Which is now before us. In Gray. v. Smith(7) Kakewich J.,
held that an agreement by one of the partners to retire and
to assign his share in the partnership assets including, im-
movable property, is an agreement to assign an interest in
land, and falls within the statute of Frauds. The view of
Kekewich J. seems to have received the approval of Cotton
L.J., one of the Judges of the court of Appeal,Though no
argument was raised before it challenging its correctness.
It may, however, be observed that even according to Kekewich
j., the authorities (Foster v. Hale (8) and dale v.
Hamilton(9) establish that one may have an agreement of
partnership by parol, notwithstanding that the partnership
is to deal with land. He, however, went on to observe:
(1) I. L.R. 49 Mad. 738. (2) I.L.R. 1925 Mad. 149.
(3) I.L.R. 45 Mad. 378 (P.,C.) [1922] A.C.1
(4) I.L.R. 17 Bom. 235.
(5) I.L.R. 55 Mad. 72.
(6) (1880) 15 Ch. D. 363.
(7) 43 Ch. D. 208.
(8)15 Ves. 308.
(9) 5 Ha. 369 on appeal 2 Ph. 266
410
“But it does not seem to me to follow that an
agreement for the dissolution of such a
partnership need not be expressed in writing,
or rather than there need not be a memorandum
of the agreement for dissolution when one of
the terms of the agreement, either expressly
or by necessary implication, is that the party
sought to be charged must part with and assign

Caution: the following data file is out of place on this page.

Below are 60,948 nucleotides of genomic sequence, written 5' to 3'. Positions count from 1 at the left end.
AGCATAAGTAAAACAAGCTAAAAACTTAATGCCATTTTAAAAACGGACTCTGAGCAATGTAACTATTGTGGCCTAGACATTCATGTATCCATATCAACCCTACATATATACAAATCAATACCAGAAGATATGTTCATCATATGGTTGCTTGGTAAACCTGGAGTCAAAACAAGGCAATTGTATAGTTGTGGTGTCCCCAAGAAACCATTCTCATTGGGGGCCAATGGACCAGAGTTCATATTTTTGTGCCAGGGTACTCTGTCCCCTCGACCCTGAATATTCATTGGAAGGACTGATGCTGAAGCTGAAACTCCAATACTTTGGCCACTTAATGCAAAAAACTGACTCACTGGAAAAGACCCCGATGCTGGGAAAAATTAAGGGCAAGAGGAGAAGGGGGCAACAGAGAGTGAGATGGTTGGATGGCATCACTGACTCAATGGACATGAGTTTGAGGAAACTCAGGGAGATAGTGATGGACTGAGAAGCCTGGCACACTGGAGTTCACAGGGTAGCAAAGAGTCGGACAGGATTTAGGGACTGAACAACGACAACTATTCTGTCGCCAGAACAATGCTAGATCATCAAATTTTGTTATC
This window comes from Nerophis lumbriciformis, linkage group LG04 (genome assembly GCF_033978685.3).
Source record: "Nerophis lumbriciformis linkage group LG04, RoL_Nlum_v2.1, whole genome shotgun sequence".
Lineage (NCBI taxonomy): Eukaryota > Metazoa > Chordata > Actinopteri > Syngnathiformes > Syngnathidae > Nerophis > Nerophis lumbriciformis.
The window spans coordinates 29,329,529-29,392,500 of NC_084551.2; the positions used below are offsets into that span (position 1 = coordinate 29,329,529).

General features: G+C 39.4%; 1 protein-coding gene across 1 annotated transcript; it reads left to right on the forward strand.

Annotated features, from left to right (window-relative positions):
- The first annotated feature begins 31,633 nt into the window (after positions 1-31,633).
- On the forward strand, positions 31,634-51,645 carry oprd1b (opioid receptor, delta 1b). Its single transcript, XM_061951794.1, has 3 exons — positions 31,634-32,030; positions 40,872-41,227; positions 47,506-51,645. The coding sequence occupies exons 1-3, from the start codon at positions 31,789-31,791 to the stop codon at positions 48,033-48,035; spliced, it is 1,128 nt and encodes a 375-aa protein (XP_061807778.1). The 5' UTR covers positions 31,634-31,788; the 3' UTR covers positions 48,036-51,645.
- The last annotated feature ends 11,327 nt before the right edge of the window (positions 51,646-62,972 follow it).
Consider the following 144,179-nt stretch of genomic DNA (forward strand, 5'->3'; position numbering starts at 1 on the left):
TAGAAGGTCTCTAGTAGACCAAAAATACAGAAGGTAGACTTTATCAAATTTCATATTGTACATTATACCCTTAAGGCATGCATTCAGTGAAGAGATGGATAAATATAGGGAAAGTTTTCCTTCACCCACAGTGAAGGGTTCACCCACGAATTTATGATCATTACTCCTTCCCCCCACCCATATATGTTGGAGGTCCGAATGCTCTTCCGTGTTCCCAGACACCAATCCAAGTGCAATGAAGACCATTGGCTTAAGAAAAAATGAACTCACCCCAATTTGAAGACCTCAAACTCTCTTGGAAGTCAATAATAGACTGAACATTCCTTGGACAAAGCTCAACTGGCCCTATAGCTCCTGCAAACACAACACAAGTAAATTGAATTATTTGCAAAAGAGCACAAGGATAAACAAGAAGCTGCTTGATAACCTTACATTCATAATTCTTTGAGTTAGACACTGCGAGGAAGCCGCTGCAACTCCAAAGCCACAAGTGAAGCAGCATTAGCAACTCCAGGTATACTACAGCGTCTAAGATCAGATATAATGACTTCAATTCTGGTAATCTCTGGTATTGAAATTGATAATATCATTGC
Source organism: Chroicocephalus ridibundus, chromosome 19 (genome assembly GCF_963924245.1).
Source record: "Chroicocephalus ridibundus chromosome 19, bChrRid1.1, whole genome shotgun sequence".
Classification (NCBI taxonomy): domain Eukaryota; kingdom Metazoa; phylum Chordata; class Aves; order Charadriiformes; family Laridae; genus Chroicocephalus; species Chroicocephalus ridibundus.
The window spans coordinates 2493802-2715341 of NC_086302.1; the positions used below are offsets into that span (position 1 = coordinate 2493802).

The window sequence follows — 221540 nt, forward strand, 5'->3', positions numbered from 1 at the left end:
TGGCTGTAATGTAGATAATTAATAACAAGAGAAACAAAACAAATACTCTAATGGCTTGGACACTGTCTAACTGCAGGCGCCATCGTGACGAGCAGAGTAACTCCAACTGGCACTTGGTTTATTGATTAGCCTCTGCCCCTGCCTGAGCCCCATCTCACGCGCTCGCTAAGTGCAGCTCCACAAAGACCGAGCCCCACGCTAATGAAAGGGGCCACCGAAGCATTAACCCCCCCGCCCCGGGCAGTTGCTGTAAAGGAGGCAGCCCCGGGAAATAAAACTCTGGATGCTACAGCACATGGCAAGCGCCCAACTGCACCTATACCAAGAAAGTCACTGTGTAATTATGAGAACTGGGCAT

to others an interest in land. That seems to
me to give rise to entirely different consi-
derations. In the one case you prove the
partnership by parol; you prove the object,
the terms of the partnership, and so on. But
in the other case it is one of the essential
terms of the agreement that the party to be
charged shall convey an interest in land, and
that seems therefore to bring it necessarily
within the 4th section of the Statute of
Frauds”.
In the case before, us also in Samuvier’s case(1) the
document cannot be said to convey any immovable property by
a partner to another expressly or by necessary implication.
If we may recall, the document executed by the Addanki
partners in favour of the Bhaskara partners records the fact
that the partnership business has come to an end and that
the latter have given up their share in “the machine etc.,
and in the business” and that they have “made over same to
you alone completely by way of adjustment. There is no
express reference to any immovable property herein. No
doubt, the document does recite the fact that the Bhaskara
family has given to the Addanki family certain property.
however, is merely a recital of a fact which had taken place
,earlier. To cases of this type the observations of
Kekewich J, which we have quoted do not apply. The view
taken in Samuvier’s case (1) seemed to commend itself to
Varadachariar J., in Thirumalappa v. Ramappa but he was
reversed in Ramappa v. Thirumalappa.(2)